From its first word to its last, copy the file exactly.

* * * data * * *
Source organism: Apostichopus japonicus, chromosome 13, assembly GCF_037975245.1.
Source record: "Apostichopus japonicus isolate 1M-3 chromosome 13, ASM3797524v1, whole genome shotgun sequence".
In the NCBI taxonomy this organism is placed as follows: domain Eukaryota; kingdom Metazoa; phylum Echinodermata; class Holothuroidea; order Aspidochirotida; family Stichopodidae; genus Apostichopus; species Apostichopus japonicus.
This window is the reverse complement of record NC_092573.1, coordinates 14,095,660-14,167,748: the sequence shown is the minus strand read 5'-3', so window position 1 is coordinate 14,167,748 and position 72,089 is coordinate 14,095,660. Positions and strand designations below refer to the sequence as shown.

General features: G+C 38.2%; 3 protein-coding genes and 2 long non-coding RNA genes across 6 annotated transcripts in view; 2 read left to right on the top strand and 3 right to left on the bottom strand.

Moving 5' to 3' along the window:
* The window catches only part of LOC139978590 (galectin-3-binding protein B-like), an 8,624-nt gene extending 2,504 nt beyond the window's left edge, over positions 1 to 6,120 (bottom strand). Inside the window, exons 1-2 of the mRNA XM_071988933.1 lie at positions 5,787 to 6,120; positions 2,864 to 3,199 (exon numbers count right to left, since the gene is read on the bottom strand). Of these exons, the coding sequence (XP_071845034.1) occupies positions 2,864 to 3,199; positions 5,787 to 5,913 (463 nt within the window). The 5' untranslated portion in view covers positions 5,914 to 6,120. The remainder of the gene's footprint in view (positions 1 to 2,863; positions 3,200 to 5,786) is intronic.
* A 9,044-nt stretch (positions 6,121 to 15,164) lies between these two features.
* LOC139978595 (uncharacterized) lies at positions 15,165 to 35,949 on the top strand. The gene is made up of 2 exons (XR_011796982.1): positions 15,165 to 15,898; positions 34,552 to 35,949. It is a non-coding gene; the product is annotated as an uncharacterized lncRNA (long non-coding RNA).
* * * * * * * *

Source organism: Apostichopus japonicus, chromosome 13, assembly GCF_037975245.1.
Source record: "Apostichopus japonicus isolate 1M-3 chromosome 13, ASM3797524v1, whole genome shotgun sequence".
In the NCBI taxonomy this organism is placed as follows: domain Eukaryota; kingdom Metazoa; phylum Echinodermata; class Holothuroidea; order Aspidochirotida; family Stichopodidae; genus Apostichopus; species Apostichopus japonicus.
This window is the reverse complement of record NC_092573.1, coordinates 14,095,660-14,167,748: the sequence shown is the minus strand read 5'-3', so window position 1 is coordinate 14,167,748 and position 72,089 is coordinate 14,095,660. Positions and strand designations below refer to the sequence as shown.

General features: G+C 38.2%; 3 protein-coding genes and 2 long non-coding RNA genes across 6 annotated transcripts in view; 2 read left to right on the top strand and 3 right to left on the bottom strand.

Moving 5' to 3' along the window:
* The window catches only part of LOC139978590 (galectin-3-binding protein B-like), an 8,624-nt gene extending 2,504 nt beyond the window's left edge, over positions 1 to 6,120 (bottom strand). Inside the window, exons 1-2 of the mRNA XM_071988933.1 lie at positions 5,787 to 6,120; positions 2,864 to 3,199 (exon numbers count right to left, since the gene is read on the bottom strand). Of these exons, the coding sequence (XP_071845034.1) occupies positions 2,864 to 3,199; positions 5,787 to 5,913 (463 nt within the window). The 5' untranslated portion in view covers positions 5,914 to 6,120. The remainder of the gene's footprint in view (positions 1 to 2,863; positions 3,200 to 5,786) is intronic.
* A 9,044-nt stretch (positions 6,121 to 15,164) lies between these two features.
* LOC139978595 (uncharacterized) lies at positions 15,165 to 35,949 on the top strand. The gene is made up of 2 exons (XR_011796982.1): positions 15,165 to 15,898; positions 34,552 to 35,949. It is a non-coding gene; the product is annotated as an uncharacterized lncRNA (long non-coding RNA).